The recent NetApp SPECsfs2008 NFS benchmark results demonstrate both leading performance and linear scalability. FAS6200 systems running Data ONTAP 8 Cluster-Mode bring HPC-level storage performance to mainstream IT. In addition to high performance and low latency, Cluster-Mode offers the full NetApp storage efficiency and data protection portfolio, nondisruptive operations (NDO), broad partner ecosystem integration, and complete support for secure multi-tenant and cloud environments.

Whether you choose FAS systems or V-Series, Data ONTAP 8 Cluster-Mode gives you “always on” reliability for nonstop operations, tremendous flexibility to get ahead of market changes, and the operational efficiency you need to grow your business.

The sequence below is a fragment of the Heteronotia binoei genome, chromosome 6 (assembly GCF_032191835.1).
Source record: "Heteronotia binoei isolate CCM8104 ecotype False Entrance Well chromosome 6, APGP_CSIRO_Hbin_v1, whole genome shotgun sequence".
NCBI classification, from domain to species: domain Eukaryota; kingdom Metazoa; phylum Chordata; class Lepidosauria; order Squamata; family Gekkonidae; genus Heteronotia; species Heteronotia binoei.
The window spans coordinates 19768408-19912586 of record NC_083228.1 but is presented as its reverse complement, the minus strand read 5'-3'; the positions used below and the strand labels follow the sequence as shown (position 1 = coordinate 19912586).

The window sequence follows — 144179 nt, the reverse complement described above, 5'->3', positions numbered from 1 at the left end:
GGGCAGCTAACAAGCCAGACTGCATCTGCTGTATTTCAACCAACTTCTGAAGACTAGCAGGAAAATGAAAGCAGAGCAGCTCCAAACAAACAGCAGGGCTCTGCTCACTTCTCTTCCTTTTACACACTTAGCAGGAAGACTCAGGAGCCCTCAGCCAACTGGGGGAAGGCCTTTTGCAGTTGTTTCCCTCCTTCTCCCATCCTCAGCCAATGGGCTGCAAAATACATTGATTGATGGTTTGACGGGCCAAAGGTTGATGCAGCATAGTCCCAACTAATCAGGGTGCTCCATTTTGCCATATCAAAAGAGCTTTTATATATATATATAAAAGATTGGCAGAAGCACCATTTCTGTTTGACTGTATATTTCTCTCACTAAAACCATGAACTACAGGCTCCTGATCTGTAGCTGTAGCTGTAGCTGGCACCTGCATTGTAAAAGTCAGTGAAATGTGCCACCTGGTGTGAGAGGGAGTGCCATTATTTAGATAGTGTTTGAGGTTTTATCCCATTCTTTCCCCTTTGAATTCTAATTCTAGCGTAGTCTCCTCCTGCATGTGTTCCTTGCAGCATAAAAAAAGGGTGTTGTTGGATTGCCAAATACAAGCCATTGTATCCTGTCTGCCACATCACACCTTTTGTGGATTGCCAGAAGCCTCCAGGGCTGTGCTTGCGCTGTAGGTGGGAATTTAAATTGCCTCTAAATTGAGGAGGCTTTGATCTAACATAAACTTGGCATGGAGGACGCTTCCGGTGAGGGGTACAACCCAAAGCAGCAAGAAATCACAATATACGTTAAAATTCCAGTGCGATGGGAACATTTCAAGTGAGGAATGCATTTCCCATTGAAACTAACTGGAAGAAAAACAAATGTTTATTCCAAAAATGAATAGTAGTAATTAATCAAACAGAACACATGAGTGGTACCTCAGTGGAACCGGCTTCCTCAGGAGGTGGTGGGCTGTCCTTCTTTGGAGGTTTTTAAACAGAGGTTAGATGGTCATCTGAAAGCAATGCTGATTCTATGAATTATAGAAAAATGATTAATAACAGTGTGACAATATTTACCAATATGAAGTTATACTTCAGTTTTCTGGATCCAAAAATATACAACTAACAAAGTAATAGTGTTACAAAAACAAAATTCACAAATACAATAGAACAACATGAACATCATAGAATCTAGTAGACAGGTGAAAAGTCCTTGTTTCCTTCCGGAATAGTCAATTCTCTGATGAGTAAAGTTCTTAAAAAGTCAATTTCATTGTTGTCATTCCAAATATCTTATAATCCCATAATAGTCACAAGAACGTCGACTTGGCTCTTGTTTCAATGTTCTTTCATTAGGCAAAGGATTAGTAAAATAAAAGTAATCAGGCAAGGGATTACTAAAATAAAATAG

Chris has devoted much of his 28 years in the IT industry to understanding the nuances of computer and storage performance, starting at Data General and continuing on at Ziff-Davis and Veritest. Since he joined NetApp 7 years ago he has focused almost exclusively on storage performance, with a particular emphasis on enterprise application environments including Oracle®, Exchange, and VMware®.

Bhavik started at NetApp as a new college grad after completing a master's degree in computer science at Clemson. In his 3 years at NetApp he has focused on the performance of a variety of technologies with NetApp storage, including Exchange, VMware, and Hyper-V™. Recent efforts have been concentrated on industry-standard benchmarks such as SPECsfs2008 and SPC-1.